Howell: To dove-tail on to that, tech- nology is an absolutely critical part of what Product Stewardship looks like at FONA. We clearly have to rely heavily on technology for a lot of the horse- power that runs our gears. Being a service-focused organization, we have to do it fast and accurately. A typical project for our custom flavors starts on a Monday and is shipped on a Friday. In that time we have to do all the iter- ations for all the different flavors. And when we have customers that are asking us to formulate to a specific standard, it allows us to do that a lot more quickly. We could not be as fast and as accurate as we are without the way that our technology has been inte- grated with our R&D process.
Trudeau: Lastly, what do you think the Product Stewardship function will be like in 10 years?
McCormick: So I’ll take a look at my crystal ball if you like first, Francis. It’s probably a little cloudy, but we’ll give it a shot. I see the continuation of technology enablement spreading and penetrating. Particularly technology enablement of core transactional business processes ensuring continuity. Areas where it’s already dominant, say in SDS authoring as an example will continue to evolve. However, areas such as embedding integration of Product Stewardship functionality into core business processes, again, supply-chain logistics as a prime example, will become ever more dominant and in fact eventually table stakes to support global business. In terms of R&D and the new product development and introduction processes, I do see, although it’s been a slow burn to date for sure, continued progress toward a product development and product regulatory compliance continuum, which I described as the ideal maturity point. That is, moving those compliance and sustainability decisions and integrations far upstream into the R&D product development process. If that all comes to fruition, it will strengthen Product Stewardship significantly across the industry.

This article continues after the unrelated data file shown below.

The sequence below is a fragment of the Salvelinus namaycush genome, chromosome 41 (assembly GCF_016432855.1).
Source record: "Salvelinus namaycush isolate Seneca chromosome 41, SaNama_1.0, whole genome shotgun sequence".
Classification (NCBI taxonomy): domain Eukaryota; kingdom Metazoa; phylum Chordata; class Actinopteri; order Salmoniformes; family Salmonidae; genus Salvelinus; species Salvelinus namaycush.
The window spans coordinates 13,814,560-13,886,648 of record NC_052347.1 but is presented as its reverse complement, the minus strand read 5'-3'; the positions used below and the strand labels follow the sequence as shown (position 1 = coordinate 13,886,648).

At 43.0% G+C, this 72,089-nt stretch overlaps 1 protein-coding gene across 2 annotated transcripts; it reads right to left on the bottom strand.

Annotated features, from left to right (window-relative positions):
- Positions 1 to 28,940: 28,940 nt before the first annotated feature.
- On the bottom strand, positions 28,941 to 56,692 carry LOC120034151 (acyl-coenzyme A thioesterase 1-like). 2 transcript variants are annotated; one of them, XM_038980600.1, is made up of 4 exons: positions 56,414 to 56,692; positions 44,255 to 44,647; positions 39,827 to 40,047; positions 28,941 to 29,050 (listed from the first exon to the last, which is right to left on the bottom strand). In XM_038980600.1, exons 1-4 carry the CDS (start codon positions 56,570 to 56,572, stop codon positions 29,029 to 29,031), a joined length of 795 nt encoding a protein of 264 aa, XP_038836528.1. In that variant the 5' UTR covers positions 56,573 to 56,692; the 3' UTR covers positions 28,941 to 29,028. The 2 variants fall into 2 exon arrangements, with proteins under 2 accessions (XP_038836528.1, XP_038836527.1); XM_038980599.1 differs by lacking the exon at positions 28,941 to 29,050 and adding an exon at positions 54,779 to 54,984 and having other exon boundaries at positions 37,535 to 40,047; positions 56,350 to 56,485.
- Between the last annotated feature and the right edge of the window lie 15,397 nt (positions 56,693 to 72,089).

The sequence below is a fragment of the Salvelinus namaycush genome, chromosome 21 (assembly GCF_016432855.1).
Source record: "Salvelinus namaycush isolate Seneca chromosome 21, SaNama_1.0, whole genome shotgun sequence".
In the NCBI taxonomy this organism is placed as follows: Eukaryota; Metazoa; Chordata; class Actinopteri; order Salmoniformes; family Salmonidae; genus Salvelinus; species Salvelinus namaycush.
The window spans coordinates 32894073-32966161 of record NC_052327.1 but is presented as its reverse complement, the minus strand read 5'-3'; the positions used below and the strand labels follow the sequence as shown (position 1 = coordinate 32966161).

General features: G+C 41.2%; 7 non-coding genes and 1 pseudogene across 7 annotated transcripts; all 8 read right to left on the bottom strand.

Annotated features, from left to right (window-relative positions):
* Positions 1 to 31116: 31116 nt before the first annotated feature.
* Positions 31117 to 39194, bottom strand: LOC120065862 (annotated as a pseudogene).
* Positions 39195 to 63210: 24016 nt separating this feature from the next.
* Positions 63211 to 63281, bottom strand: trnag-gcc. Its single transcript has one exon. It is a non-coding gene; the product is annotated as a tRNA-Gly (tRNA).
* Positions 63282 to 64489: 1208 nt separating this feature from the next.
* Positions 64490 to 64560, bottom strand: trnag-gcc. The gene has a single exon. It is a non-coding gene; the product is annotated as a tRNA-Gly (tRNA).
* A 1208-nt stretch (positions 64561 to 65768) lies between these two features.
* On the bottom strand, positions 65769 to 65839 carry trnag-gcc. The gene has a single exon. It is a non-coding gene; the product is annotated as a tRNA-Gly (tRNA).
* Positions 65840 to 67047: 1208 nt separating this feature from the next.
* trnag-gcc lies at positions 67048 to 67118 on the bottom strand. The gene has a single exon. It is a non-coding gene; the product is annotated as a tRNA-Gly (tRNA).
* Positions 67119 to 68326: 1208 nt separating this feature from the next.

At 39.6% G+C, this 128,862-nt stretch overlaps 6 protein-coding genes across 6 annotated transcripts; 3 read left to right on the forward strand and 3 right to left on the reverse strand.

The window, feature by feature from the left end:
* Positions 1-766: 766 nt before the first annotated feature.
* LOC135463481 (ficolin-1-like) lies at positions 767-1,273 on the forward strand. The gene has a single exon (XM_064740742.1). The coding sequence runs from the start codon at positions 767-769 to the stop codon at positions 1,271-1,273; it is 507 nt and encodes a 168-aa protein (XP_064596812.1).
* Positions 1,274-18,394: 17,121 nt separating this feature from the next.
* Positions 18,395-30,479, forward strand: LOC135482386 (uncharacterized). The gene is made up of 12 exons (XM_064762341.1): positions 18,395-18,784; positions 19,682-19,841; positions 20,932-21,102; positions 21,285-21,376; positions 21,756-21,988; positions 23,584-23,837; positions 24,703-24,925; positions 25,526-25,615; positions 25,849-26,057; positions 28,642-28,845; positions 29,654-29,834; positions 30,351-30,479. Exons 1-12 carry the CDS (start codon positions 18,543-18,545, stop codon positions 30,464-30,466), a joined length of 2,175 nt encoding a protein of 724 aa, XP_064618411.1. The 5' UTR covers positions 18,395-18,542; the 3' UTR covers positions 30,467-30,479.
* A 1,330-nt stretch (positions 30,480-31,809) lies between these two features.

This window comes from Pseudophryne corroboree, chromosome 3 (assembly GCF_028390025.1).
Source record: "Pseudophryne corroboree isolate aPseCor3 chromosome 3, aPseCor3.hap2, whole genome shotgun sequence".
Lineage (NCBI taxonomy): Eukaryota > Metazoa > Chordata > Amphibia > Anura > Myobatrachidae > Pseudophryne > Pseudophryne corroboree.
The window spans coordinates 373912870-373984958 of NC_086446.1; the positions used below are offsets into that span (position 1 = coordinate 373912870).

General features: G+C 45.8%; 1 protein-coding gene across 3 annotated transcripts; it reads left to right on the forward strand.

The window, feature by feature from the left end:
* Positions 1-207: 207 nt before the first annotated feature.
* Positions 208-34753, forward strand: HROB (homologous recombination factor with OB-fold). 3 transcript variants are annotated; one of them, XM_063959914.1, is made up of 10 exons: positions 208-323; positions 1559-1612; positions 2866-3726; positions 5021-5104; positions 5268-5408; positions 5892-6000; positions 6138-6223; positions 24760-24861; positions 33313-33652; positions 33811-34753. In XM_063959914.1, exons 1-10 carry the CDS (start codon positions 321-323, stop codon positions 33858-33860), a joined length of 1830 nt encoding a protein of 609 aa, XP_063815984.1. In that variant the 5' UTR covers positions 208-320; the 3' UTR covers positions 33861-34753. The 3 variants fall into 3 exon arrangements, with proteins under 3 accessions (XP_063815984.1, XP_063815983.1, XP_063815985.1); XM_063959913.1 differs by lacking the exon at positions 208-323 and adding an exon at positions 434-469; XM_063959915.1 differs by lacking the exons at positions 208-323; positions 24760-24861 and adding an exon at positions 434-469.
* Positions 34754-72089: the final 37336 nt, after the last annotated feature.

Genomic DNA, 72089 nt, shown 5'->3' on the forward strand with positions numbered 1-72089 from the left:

Howell: Yeah, it’s such a tipping point right now. You never know which way it’s going to go so I’m going to try to be more hopeful in my predictions than dystopian. So we’re going to assume that things are going to kind of tick along the way they’ve been going. I think supply chain transparency is going to reach new highs where the partnership that you have with your suppliers has to be extremely well-de- veloped and hand-in-hand so that we understand better where our products are coming from all the way up through the chain. Then once we understand that, we’ll have a better understanding of the negative or unintended conse- quences that we might be having on different regions of the world.
For example, to pick on the food industry, the growth in natural vanilla over the last three years has had an extremely negative impact on the people of Madagascar in the form of increased deaths from malaria. I believe that over time consumers will understand that natural doesn’t always mean better, and that better has a bigger definition than just health. That it’s the health of my family, the health of my community and the health of my planet not just me alone. Maybe we can start looking at products that are artificial for a purpose, where we can tell the story of why we’re using synthetic vanillin in a more responsible manner.
Trudeau: Lastly, what do you think the Product Stewardship function will be like in 10 years?
Gouzoules: Well, it’s probably about as reliable as Chuck’s. We’ll see about this one. I really think that because of the progression and a lot of public concern over, especially the chemical industry, I would think that in 10 years that the Product Stewardship func- tion will be much more highly staffed, supported and recognized as essential for success and sustainability.